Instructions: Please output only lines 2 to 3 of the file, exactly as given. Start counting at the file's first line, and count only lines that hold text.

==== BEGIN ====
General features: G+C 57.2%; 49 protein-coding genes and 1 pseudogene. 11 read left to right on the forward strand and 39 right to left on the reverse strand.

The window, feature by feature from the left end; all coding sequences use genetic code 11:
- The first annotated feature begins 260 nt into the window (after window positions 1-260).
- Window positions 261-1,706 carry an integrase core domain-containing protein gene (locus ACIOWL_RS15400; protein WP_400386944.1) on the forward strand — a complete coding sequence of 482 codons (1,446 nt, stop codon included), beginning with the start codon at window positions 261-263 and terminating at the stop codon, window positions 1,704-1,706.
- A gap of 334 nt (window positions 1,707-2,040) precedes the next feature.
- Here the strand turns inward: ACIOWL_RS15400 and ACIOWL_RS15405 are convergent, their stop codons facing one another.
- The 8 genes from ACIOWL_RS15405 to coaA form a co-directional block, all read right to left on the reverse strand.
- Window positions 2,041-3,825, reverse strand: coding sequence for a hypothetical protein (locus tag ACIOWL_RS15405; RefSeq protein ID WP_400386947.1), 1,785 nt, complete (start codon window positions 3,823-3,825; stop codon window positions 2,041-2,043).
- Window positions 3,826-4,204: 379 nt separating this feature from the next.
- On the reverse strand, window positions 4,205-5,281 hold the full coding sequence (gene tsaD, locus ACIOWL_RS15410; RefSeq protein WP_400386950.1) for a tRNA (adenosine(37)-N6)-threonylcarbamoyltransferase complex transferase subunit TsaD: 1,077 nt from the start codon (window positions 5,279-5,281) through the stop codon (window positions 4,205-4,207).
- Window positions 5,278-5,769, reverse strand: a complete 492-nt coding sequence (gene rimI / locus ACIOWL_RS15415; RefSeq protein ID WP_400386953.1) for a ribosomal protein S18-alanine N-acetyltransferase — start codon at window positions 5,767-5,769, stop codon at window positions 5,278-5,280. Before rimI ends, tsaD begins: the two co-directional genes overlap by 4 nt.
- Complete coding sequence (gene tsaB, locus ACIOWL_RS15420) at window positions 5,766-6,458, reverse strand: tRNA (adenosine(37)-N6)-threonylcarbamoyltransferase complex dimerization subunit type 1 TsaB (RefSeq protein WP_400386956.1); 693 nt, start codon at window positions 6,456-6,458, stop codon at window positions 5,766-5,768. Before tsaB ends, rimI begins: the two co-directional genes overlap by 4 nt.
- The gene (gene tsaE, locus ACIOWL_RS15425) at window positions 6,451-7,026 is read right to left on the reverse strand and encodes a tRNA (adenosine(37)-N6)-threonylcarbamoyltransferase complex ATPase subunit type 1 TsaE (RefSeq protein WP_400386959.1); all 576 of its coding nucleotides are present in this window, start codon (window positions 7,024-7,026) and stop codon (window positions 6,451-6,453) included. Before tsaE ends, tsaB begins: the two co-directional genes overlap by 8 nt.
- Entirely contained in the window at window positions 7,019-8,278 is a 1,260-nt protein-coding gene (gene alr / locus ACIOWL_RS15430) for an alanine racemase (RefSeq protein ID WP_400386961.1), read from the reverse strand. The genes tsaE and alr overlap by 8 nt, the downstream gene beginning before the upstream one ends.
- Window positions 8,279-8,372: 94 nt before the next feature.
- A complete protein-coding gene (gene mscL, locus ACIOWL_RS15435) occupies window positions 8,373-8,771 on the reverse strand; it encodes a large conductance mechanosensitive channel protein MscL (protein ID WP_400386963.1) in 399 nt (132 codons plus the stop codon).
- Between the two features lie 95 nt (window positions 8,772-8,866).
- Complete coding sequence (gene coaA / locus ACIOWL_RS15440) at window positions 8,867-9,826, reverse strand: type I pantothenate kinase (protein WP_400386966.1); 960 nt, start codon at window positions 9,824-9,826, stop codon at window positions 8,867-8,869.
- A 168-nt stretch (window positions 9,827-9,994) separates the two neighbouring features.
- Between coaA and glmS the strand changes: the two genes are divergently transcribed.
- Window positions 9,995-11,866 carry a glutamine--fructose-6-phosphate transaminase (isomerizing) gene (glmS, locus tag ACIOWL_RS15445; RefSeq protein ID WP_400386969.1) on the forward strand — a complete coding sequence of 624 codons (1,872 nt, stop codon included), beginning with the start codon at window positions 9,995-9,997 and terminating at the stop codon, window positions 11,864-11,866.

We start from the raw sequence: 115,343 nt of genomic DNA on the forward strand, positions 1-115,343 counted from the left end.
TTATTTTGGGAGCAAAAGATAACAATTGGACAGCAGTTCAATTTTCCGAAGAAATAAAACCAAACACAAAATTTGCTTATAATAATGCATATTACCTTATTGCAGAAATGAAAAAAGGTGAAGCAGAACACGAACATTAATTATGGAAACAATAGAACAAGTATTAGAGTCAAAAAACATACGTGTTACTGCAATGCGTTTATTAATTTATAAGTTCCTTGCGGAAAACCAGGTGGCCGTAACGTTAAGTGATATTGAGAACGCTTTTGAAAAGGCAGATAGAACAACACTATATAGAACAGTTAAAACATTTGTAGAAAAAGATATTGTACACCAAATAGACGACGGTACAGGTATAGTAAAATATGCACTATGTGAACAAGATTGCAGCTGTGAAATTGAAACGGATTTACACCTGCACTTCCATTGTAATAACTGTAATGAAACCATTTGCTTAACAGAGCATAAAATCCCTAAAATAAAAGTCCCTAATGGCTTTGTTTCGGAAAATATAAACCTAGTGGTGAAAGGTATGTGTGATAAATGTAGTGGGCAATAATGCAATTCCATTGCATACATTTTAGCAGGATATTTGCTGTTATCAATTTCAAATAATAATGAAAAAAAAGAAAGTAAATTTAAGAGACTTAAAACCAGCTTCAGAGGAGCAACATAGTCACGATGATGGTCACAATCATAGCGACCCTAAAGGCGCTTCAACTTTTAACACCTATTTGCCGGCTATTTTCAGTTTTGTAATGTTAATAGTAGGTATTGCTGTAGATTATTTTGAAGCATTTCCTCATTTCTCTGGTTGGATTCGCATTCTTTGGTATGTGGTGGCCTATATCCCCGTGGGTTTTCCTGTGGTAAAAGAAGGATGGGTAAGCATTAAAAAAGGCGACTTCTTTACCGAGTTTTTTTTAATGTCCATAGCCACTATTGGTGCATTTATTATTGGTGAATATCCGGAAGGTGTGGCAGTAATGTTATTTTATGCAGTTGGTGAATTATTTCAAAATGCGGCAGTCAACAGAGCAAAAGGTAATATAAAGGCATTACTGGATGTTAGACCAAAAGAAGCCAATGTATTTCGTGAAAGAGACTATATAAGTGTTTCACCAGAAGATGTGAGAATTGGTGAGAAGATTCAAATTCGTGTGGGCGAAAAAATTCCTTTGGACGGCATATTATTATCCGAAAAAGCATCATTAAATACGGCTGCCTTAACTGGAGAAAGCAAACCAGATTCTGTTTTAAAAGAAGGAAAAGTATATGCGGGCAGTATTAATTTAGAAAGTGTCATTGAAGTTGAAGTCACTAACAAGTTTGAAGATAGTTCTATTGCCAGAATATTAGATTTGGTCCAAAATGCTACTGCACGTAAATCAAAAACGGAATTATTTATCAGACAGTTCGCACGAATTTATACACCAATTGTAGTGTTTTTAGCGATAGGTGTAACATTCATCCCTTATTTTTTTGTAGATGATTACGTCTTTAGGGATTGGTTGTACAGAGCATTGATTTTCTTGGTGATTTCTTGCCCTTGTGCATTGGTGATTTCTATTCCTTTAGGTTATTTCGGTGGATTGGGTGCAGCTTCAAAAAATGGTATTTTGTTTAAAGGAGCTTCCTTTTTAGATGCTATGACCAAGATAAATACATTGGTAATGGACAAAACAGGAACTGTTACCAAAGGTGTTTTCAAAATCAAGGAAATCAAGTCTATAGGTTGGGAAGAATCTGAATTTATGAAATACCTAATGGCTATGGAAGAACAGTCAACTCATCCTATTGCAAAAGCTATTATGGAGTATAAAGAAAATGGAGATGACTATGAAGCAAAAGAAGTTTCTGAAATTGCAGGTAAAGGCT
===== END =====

The window, feature by feature from the left end; all coding sequences use genetic code 11:
- The first annotated feature begins 260 nt into the window (after window positions 1-260).